But what about qualified faculty to impart project management education? Dr. Korgaonker said, “We need faculty in large numbers dedicated to teaching project management. We need to provide stimulation at the national level for educational entrepreneurs to create degree programs.”

Dr. Anil Sawhney, Professor
Department of Civil Engineering, Indian Institute of Technology, Delhi & member, AAG

“Educational institutes of national repute can begin as ‘centers of excellence’ with the support of government and industry. A tripartite of academia, government and industry is needed to attain project management success.”
Dr. Sawhney believes that creating more doctoral programs in project management would also help in this effort. “Not many students are engaging in PhD programs relevant to project management. This keeps the faculty pipeline for future project management programs dry,” he added.

PMI AAG: A Beacon for Project Management Education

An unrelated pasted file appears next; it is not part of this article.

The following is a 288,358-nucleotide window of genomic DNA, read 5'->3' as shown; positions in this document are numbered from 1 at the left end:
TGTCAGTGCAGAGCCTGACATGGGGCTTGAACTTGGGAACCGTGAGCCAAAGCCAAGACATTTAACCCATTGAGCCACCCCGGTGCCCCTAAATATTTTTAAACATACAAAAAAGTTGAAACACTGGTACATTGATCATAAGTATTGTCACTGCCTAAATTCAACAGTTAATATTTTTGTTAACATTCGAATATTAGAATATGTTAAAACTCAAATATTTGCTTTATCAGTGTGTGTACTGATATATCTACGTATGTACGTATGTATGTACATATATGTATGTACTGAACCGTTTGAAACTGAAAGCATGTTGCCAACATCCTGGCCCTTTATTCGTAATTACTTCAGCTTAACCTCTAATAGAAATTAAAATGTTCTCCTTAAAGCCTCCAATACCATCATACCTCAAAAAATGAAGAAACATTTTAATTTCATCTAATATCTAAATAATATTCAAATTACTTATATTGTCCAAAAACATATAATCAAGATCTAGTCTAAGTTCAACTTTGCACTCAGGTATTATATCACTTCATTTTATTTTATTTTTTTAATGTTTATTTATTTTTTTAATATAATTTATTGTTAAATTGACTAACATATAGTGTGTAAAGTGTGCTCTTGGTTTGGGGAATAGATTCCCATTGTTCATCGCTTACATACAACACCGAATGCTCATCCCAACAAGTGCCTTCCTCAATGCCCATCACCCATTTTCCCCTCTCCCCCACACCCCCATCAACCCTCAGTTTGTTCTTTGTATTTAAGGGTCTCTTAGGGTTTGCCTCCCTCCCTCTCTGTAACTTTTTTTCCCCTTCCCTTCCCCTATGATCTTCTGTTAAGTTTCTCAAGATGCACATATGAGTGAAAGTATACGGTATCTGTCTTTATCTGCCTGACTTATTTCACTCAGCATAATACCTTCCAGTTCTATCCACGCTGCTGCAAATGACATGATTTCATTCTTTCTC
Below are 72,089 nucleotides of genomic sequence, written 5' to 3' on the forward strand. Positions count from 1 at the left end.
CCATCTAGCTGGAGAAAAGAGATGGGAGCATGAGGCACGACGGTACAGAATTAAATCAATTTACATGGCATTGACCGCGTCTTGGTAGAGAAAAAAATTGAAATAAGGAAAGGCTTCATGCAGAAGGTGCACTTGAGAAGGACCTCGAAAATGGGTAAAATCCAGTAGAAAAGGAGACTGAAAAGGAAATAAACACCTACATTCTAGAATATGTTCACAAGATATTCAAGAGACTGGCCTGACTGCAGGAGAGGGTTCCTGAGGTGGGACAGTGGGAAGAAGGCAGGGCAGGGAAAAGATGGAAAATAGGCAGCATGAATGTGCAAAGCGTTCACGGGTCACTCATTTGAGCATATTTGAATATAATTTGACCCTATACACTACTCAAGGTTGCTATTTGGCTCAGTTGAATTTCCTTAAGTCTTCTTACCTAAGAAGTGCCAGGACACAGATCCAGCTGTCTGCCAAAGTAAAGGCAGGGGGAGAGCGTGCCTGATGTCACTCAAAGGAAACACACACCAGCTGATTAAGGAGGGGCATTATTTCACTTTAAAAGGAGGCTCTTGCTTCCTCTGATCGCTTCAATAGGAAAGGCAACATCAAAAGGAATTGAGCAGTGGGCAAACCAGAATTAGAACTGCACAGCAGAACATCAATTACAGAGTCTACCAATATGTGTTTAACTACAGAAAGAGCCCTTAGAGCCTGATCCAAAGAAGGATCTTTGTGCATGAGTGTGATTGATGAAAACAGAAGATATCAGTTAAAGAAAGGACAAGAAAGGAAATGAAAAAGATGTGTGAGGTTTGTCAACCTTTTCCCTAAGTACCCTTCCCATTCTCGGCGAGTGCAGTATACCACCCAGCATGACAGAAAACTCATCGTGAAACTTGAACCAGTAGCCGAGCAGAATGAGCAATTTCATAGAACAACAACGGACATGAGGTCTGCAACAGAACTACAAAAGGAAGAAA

Project management education can help close the gap between the rising demand for project managers and a steady supply. The country needs organizations that can provide a forum for academia and industry to come together to discuss the challenges and work toward bridging the gap. Such a forum is the PMI AAG.

AAG is an advisory group of senior academicians from premier educational institutes across India that gives direction to PMI India on ways to promote project management education in the country. Formed in 2009, AAG has been instrumental in developing a curriculum for project management education. On AAG’s recommendation, PMI India has instituted awards to recognize academicians who promote project management. It has also been a strong force behind the success of PMI India’s first Research and Academic Conference.

Project success is critical for a country like India that has set high targets for economic and social development. A vast pool of trained project managers can put the country on the fast track toward growth. Dr. Sawhney believes a threepronged approach—research, education and training, and consulting—can provide the much-needed momentum to build a project management culture in India. Academicians will play an important role in this transformation.